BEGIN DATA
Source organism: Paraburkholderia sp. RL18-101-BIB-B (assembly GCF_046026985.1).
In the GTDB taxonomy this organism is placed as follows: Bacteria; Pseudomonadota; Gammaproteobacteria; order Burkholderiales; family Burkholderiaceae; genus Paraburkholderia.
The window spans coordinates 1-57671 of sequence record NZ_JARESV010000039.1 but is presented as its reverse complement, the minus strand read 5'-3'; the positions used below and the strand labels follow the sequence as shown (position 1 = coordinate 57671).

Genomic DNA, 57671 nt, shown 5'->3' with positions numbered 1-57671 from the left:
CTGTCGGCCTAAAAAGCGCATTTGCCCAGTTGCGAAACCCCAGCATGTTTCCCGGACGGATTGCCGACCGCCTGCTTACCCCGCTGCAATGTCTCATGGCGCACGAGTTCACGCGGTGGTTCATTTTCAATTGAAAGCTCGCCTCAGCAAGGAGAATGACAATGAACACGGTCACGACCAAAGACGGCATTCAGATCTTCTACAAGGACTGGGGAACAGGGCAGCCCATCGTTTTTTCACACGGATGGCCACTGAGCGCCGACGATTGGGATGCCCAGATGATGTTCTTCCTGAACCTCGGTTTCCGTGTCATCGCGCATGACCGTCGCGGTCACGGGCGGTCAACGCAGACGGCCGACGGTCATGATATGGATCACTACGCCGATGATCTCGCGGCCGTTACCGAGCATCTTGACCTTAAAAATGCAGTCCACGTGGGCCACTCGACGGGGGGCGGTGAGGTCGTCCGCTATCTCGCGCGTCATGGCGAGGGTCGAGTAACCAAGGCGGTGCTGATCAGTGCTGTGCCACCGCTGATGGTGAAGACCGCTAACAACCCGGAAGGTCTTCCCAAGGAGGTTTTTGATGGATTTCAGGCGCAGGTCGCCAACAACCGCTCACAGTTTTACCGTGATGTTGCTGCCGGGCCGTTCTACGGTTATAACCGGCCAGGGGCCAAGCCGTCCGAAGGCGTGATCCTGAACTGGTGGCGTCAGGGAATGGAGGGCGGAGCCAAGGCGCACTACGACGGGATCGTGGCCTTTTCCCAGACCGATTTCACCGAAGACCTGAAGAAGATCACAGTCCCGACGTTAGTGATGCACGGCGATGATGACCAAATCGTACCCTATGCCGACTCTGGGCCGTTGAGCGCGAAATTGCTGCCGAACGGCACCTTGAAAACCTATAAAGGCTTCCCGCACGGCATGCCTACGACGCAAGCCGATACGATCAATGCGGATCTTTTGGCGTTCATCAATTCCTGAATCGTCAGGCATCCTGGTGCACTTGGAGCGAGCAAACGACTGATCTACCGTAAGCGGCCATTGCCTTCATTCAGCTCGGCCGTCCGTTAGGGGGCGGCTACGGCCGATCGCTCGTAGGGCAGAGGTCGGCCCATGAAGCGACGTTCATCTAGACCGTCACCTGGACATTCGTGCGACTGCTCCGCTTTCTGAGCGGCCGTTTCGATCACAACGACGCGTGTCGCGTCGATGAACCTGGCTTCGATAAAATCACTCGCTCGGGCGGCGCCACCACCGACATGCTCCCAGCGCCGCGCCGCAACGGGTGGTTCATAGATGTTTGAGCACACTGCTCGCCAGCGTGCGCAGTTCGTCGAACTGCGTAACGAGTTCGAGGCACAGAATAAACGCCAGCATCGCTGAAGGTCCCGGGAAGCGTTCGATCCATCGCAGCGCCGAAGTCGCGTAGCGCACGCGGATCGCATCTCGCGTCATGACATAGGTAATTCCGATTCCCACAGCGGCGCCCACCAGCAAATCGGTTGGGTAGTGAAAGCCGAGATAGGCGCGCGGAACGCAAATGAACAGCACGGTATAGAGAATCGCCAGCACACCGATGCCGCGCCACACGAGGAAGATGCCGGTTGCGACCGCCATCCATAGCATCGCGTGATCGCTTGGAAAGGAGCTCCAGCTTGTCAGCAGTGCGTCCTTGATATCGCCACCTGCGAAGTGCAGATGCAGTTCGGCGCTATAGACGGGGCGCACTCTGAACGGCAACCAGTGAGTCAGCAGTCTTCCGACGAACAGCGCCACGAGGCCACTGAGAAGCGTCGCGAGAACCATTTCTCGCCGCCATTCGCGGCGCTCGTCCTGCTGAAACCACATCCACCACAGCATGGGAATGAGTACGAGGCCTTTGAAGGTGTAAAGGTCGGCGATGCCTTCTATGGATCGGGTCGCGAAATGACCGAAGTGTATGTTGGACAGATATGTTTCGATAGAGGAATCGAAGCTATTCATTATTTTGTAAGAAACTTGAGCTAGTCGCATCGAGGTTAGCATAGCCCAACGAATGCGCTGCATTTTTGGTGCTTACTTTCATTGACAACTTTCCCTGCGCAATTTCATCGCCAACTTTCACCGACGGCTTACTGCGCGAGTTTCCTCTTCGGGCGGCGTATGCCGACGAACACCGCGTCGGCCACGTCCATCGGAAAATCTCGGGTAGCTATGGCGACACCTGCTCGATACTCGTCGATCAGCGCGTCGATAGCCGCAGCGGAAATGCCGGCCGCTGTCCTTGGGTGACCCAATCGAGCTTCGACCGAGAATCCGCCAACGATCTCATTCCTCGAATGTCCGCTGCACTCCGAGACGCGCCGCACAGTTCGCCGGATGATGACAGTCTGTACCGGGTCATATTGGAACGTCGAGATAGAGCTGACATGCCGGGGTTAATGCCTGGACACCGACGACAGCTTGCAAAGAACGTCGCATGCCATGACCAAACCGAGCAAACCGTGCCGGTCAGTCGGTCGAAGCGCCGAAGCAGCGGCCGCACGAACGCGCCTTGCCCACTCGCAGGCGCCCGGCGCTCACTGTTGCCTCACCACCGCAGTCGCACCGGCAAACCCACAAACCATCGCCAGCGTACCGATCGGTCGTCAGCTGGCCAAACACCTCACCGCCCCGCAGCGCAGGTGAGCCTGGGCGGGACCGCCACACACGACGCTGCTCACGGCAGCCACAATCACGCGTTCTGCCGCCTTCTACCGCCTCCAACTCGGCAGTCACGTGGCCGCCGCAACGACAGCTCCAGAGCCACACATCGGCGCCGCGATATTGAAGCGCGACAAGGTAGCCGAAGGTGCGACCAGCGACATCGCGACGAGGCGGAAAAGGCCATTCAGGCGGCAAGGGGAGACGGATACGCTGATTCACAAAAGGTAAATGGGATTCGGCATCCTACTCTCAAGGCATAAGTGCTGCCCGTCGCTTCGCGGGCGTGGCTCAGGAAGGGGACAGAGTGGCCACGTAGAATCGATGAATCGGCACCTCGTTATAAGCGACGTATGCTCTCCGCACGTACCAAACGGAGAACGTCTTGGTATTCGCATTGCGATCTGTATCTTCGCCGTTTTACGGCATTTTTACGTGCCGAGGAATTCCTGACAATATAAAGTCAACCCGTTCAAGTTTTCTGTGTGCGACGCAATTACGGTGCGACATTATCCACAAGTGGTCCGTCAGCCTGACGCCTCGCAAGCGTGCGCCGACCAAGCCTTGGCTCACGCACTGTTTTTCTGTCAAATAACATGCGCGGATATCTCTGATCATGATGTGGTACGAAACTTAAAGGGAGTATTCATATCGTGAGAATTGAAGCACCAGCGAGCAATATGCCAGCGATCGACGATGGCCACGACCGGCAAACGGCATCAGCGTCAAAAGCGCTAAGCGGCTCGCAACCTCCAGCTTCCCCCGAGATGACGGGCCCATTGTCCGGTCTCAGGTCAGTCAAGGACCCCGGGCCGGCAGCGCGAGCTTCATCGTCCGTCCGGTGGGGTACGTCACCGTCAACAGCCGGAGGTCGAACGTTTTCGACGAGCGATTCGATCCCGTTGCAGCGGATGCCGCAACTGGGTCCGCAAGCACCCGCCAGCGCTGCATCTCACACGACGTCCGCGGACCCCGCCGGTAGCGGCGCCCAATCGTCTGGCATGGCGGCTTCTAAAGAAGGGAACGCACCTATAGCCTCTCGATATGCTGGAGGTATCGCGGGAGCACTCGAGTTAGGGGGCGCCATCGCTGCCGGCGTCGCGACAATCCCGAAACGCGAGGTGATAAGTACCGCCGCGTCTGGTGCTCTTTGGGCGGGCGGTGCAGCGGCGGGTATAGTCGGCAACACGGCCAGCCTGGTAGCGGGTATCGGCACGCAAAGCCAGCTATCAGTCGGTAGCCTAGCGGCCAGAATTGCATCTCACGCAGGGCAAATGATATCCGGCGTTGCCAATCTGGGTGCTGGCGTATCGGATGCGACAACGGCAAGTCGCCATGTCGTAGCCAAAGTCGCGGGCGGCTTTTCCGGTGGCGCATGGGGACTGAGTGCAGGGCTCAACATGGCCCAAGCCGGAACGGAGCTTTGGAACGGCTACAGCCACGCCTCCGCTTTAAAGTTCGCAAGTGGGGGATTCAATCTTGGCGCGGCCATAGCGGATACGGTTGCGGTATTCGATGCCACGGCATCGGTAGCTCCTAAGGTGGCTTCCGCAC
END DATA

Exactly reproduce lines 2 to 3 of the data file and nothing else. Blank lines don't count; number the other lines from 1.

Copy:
In the GTDB taxonomy this organism is placed as follows: Bacteria; Pseudomonadota; Gammaproteobacteria; order Burkholderiales; family Burkholderiaceae; genus Paraburkholderia.
The window spans coordinates 1-57671 of sequence record NZ_JARESV010000039.1 but is presented as its reverse complement, the minus strand read 5'-3'; the positions used below and the strand labels follow the sequence as shown (position 1 = coordinate 57671).